The 1993 team was torn by dissention and malcontents. The big three of Murray , Coleman and Bonilla actually made the team worse with horrible attitudes. The lamb that became Eddie Murray as his recent HOF induction was a wolf in sheep's clothing during his Mets tenure. Coleman was suppose to steal bases and score runs, but was constantly hurt. But you couldn't wipe the smile off Bonilla's face…sardonic that it was.

But for Anthony Young the nightmare never seemed to end. He was actually promoted in 1992. Closer John Franco would miss most of the season with arm problems and Young was made the closer, and actually did a decent job, saving 15 games, including 12 straight at one point before falling back into his losing groove.

Anthony Young Pitching Statistics

































**Stats were just while with Mets. - Led Mets in losses with 14 in 1992 and with 16 in 1993.

With the beginning of the 1993 season, Young began threatening records. The first record he challenged, and ultimately surpassed, was Roger Craig's team mark of 18 straight losses set in 1963, some thirty years previous. With his fifth loss of the season, against the Cincinnati Reds on May 28th, Young replaced Craig in Mets annals with this 19th consecutive loss. Manager Dallas Green once again made Young a starter, but his luck did not change.

With the Mets
D. Henson
Anthony Young: It's not easy to show one's face when your record is 1-16...but Young posted a very respectable 3.77 ERA in 1993.
mark for losing now his very own, Young was looking to set a record for the ages as his next "goal" was the all-time mark of 23 straight losses set by Cliff Curtis of the Boston Braves in 1910-11. And continue to lose he did.

With Dallas Green having put him back into the starting rotation, Young made five starts in the month of June, and proceeded to lose them all. The record breaker came on June 27, when he surpassed the mark of Curtis, and stood alone as the loser for most consecutive games of all-time. That loss came against the St. Louis Cardinals, 5-3.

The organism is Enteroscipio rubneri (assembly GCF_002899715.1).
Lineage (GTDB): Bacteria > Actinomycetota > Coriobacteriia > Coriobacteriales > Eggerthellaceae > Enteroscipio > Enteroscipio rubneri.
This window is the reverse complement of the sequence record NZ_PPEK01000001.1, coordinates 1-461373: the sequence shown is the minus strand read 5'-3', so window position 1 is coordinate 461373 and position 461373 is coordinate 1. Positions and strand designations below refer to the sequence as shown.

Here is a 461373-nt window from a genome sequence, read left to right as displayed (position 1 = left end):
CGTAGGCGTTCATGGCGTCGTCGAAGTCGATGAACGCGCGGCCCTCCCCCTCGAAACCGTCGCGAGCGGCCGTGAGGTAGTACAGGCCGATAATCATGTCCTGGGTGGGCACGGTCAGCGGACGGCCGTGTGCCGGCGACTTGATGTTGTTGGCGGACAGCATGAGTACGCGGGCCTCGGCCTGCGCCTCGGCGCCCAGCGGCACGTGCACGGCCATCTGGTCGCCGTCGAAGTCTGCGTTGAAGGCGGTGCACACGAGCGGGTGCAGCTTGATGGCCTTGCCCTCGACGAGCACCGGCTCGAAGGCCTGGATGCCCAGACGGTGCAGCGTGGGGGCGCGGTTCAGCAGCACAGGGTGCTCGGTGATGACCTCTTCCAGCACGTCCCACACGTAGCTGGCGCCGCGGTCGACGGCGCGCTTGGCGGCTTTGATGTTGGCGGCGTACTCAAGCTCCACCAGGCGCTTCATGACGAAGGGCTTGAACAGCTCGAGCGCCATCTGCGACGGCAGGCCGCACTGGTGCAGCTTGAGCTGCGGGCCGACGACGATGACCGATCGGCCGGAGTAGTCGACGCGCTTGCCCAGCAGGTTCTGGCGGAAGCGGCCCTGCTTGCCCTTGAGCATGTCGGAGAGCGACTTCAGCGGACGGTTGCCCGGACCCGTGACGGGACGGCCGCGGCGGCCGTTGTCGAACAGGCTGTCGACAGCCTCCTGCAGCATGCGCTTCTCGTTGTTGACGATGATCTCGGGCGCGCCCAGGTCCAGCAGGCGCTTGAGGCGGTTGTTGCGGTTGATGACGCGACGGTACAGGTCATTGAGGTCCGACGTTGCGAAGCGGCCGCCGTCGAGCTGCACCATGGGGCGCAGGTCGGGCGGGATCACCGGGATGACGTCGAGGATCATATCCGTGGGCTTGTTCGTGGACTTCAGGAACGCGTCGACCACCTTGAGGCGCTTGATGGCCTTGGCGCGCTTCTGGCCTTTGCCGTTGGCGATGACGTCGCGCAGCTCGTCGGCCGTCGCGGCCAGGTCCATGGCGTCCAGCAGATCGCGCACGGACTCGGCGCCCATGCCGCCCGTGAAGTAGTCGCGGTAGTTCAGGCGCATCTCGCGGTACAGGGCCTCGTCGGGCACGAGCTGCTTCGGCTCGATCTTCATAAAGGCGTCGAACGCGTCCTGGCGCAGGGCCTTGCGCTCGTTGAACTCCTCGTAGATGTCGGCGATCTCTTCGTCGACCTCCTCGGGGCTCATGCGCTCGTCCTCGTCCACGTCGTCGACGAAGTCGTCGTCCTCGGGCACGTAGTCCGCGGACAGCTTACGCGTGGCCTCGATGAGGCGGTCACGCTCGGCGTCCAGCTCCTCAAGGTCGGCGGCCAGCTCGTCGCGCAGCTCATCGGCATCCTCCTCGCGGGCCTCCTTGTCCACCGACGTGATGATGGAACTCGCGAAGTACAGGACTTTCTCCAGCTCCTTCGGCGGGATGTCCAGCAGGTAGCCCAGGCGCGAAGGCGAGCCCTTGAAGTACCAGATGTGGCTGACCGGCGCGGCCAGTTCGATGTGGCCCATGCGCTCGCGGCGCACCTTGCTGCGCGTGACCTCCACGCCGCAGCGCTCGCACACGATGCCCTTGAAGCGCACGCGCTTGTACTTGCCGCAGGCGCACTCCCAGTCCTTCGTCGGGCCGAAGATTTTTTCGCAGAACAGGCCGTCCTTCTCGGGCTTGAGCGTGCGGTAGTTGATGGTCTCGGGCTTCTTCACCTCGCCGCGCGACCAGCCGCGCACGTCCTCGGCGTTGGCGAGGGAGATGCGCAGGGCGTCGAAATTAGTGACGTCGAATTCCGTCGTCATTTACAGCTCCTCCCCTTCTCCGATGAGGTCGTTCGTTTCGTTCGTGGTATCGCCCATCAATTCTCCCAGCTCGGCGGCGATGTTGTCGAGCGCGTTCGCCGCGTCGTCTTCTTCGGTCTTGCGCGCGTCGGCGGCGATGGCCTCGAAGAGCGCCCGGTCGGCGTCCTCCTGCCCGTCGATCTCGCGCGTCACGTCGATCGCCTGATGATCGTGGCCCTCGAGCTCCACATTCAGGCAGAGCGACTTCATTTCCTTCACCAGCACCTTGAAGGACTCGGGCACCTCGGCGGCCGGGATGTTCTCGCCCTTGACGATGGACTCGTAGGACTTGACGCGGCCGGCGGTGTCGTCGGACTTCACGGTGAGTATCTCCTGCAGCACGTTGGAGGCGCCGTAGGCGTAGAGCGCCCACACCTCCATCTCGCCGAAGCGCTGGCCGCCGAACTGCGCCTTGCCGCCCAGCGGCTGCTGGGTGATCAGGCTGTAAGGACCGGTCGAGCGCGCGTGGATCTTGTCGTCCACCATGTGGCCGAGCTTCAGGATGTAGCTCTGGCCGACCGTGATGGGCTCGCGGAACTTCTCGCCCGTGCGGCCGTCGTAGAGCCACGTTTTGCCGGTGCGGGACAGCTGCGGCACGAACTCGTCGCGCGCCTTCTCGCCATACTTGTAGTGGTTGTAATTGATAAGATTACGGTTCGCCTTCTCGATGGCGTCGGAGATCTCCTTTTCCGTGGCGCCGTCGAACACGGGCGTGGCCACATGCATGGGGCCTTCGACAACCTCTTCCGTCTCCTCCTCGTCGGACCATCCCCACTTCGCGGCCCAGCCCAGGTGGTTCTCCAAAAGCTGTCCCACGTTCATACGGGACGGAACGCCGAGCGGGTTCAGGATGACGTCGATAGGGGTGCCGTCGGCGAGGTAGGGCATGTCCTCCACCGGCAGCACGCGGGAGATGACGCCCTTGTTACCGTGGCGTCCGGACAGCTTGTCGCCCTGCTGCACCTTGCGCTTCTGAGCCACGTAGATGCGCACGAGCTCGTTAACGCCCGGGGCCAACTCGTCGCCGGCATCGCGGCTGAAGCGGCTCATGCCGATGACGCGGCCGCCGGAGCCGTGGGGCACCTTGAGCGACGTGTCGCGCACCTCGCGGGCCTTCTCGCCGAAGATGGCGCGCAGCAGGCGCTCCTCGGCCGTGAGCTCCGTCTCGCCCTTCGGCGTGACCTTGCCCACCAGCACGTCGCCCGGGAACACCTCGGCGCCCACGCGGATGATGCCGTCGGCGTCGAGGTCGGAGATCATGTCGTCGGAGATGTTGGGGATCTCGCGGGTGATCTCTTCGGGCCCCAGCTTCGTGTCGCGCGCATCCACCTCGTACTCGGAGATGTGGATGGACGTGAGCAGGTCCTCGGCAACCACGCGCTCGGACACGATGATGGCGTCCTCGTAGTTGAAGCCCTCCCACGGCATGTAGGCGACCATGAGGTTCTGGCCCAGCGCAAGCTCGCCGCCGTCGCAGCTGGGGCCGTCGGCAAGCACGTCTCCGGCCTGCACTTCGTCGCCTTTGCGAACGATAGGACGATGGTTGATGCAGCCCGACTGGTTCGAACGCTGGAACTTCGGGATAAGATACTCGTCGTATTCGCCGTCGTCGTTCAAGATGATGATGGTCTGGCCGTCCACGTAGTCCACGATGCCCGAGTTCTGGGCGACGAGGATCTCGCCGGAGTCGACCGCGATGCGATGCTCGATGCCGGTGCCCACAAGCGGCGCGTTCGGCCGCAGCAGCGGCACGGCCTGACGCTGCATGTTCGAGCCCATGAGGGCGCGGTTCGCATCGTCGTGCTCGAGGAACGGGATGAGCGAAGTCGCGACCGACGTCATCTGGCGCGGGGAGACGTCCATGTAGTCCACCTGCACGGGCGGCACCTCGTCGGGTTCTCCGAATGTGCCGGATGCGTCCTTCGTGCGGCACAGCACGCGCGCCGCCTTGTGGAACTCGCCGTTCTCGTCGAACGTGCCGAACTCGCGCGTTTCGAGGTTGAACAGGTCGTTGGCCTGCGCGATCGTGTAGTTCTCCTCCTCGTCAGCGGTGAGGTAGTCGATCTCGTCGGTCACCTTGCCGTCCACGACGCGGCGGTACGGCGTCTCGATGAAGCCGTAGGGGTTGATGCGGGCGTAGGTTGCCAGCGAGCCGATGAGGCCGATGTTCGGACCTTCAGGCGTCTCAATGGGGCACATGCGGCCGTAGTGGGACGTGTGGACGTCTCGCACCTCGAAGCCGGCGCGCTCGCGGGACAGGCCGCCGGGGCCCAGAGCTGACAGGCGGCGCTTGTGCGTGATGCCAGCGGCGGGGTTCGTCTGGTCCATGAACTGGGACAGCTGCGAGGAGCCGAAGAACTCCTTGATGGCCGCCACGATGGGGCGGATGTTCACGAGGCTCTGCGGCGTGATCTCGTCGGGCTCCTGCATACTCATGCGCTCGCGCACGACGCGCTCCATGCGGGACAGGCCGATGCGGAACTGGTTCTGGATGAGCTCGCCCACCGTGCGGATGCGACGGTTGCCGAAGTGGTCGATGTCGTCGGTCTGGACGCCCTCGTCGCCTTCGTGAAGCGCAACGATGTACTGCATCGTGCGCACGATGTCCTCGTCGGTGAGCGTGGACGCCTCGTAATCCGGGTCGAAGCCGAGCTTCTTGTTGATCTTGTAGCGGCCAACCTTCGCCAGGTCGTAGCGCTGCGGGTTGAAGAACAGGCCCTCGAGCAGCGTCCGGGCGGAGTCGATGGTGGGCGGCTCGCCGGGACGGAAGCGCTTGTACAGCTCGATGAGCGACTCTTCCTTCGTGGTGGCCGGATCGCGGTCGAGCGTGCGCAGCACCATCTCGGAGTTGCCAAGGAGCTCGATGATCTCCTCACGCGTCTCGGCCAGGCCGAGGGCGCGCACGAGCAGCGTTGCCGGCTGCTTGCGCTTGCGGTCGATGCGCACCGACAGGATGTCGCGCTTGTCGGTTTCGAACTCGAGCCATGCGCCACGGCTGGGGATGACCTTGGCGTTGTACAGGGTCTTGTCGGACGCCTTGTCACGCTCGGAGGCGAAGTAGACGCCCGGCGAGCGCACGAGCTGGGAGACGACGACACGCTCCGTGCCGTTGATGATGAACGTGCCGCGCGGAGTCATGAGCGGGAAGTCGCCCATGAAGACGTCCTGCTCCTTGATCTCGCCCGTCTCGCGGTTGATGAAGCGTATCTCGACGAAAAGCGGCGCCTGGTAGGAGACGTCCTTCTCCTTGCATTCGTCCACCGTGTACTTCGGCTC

But the losing didn't stop there. Even when the the streak finally ended on July 28th, Young almost lost again. He gave up the go ahead run against the Marlins and trailed 4-3, but the Mets finally bailed him out, scoring two runs off Florida closer Bryan Harvey for a 5-4 win, which was enough for a Young victory and team celebration.

Young would not win another game for New York. He finished the season with a fine ERA of 3.77, despite the horrific 1-16 mark and was sent to the Chicago Cubs for Jose Vizcaino at season's end.

Once again history shows that Young was more unlucky than anything else in 1993. Although the 1993 team was poor in general, Young essentially lost close games. Of his 13 straight losses to begin the season, four were by one run, four by two runs, three by three runs, and the other two by four runs. To make matters that much worse, two of his final three losses following the end of the streak, were also by one run.

The fact that Young endured such hardship during such a short period of time also endeared him to the New York fans, and we find it only fitting that Anthony Young should be designated as "GREATEST MET #100".